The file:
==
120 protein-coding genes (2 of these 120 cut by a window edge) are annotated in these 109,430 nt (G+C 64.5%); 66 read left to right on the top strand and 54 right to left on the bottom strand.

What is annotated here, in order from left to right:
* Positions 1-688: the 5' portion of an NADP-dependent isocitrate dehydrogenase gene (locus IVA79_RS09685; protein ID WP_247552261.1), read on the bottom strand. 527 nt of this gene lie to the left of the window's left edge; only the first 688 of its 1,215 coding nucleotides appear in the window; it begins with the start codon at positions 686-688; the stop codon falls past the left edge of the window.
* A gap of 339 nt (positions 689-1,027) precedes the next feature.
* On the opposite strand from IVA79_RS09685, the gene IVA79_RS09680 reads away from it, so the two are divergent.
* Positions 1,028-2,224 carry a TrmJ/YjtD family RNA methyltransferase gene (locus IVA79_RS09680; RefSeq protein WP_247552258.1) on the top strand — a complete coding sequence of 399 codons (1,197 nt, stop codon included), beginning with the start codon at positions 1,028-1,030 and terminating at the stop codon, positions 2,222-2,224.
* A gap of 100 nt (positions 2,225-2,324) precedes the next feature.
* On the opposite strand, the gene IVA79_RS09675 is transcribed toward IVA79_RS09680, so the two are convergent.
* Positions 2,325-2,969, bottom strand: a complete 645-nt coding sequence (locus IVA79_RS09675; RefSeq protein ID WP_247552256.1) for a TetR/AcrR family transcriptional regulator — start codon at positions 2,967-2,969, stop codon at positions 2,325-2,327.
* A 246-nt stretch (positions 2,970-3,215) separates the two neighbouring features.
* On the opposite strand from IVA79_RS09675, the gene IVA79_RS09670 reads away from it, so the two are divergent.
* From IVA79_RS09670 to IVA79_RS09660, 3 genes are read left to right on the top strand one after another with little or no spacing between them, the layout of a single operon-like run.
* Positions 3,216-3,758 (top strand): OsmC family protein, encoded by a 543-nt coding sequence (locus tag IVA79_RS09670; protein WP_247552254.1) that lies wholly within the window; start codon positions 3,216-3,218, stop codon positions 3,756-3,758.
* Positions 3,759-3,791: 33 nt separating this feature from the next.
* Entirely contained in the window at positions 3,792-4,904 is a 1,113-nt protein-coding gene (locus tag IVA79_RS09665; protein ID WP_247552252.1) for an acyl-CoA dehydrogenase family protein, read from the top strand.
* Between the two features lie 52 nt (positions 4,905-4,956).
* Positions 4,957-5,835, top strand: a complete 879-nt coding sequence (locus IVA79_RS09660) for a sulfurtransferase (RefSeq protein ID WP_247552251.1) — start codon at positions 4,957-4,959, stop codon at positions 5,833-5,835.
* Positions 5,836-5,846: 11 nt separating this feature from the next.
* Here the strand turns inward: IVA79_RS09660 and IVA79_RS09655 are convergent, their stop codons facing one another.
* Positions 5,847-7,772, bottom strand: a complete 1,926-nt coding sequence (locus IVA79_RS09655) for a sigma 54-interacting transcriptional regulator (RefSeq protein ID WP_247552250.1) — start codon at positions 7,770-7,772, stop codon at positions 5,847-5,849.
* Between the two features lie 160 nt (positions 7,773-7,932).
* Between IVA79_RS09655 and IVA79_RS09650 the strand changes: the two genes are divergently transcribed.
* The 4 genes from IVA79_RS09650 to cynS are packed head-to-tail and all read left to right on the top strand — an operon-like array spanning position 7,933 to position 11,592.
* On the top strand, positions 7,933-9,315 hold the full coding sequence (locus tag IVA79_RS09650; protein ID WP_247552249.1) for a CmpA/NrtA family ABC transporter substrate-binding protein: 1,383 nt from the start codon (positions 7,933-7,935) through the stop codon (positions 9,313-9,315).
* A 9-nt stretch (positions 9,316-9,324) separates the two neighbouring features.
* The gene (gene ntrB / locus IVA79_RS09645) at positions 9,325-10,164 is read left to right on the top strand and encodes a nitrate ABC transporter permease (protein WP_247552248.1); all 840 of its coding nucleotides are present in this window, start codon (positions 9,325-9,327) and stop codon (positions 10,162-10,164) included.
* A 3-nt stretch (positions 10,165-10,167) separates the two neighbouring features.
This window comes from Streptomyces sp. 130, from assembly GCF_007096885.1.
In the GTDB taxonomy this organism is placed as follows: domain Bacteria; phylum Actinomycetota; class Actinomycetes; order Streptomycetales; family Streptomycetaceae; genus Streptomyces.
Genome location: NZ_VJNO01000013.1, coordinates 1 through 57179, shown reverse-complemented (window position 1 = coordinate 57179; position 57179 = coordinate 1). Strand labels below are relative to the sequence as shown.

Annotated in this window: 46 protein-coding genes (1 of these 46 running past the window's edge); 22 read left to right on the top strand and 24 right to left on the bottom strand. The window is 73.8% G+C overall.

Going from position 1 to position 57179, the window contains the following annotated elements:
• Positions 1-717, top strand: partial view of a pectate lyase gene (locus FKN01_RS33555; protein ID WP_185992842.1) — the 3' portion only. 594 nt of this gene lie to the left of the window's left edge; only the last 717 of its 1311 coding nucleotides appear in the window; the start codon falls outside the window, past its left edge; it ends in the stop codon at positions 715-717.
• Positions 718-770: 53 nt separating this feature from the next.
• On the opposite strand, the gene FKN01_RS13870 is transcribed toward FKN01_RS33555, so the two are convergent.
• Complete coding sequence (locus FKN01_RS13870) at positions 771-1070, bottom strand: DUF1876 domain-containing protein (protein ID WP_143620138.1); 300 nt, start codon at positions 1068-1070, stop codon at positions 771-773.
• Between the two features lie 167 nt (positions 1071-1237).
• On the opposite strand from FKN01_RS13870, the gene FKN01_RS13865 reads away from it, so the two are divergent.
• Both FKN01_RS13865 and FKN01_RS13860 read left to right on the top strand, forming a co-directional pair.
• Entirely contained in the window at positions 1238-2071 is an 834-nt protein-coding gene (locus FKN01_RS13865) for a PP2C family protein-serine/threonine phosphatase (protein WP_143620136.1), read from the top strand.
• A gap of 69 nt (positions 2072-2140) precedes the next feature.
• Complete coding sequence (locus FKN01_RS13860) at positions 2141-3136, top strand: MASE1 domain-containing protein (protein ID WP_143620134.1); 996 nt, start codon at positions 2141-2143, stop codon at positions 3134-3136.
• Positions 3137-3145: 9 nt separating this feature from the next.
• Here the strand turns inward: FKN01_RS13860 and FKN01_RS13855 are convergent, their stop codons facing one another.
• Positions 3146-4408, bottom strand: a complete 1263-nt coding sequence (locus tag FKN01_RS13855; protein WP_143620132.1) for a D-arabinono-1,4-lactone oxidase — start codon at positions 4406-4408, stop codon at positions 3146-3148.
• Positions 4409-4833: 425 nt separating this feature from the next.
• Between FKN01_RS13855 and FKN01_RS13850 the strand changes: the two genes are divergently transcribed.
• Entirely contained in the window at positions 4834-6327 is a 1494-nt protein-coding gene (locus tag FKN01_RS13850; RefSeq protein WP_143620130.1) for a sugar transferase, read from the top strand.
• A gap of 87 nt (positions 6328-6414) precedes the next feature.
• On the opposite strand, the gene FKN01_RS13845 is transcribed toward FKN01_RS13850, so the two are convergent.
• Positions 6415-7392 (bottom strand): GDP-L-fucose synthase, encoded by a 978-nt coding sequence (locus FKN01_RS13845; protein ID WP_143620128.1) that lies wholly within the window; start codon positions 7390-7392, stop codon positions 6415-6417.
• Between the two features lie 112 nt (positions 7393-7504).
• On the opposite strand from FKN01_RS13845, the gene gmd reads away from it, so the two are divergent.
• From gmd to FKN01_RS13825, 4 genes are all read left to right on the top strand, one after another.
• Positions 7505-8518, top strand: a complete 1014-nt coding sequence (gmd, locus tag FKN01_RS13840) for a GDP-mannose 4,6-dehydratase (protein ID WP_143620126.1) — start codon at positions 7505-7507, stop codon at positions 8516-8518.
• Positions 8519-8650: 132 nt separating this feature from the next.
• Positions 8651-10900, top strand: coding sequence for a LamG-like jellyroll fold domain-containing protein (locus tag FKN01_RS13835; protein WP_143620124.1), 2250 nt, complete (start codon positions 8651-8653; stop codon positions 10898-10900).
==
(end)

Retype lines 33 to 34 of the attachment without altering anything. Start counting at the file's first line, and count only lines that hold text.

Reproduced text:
• Positions 1-717, top strand: partial view of a pectate lyase gene (locus FKN01_RS33555; protein ID WP_185992842.1) — the 3' portion only. 594 nt of this gene lie to the left of the window's left edge; only the last 717 of its 1311 coding nucleotides appear in the window; the start codon falls outside the window, past its left edge; it ends in the stop codon at positions 715-717.
• Positions 718-770: 53 nt separating this feature from the next.